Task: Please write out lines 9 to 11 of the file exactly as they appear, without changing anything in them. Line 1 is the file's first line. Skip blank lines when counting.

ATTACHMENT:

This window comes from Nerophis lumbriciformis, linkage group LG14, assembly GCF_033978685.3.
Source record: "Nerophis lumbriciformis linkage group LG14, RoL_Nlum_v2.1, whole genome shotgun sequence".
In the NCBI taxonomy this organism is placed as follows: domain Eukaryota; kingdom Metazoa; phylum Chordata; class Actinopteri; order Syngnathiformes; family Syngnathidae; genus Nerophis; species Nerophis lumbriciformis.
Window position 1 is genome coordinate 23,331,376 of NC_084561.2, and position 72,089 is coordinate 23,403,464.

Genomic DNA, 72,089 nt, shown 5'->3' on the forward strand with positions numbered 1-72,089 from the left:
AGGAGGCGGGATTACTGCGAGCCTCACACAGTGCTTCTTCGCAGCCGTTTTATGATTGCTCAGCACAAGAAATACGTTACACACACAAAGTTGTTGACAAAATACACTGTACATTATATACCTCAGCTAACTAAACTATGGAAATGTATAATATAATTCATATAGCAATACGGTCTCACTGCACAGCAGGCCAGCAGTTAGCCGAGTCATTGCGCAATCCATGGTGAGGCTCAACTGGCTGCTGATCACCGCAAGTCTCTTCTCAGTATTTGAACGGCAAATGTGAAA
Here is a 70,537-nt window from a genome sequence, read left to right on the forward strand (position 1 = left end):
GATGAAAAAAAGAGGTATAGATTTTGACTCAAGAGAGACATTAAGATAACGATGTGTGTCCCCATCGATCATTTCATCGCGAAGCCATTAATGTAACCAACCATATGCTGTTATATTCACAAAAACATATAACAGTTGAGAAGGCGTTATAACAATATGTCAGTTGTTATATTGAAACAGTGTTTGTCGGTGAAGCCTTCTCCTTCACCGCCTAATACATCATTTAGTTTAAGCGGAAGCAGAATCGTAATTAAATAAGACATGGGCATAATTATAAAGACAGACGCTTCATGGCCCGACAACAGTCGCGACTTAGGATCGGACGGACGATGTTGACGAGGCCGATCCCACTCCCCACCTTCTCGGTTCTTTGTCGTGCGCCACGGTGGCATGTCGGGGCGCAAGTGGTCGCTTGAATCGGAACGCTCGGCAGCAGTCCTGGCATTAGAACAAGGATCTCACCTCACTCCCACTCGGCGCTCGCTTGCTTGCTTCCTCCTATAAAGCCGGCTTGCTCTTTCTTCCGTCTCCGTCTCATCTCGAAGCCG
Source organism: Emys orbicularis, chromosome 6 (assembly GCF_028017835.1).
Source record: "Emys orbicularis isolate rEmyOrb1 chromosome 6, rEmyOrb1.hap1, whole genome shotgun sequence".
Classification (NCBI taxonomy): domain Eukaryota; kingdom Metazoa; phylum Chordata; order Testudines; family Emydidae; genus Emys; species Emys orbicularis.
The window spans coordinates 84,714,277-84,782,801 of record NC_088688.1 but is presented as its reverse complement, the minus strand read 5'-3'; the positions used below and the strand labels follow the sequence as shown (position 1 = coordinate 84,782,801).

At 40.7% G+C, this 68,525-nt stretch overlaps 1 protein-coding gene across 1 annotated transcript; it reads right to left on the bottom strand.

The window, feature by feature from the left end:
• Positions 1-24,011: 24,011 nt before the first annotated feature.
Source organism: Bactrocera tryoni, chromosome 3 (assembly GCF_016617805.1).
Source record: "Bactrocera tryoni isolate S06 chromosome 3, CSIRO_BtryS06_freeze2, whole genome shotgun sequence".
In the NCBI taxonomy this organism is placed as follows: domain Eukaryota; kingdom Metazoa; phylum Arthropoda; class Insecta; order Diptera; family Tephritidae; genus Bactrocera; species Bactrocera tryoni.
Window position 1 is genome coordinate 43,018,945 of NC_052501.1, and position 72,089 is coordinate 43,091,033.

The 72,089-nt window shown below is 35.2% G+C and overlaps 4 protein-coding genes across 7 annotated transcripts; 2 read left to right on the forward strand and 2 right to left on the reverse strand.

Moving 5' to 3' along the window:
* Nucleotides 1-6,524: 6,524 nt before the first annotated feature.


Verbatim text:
Source organism: Emys orbicularis, chromosome 6 (assembly GCF_028017835.1).
Source record: "Emys orbicularis isolate rEmyOrb1 chromosome 6, rEmyOrb1.hap1, whole genome shotgun sequence".
Classification (NCBI taxonomy): domain Eukaryota; kingdom Metazoa; phylum Chordata; order Testudines; family Emydidae; genus Emys; species Emys orbicularis.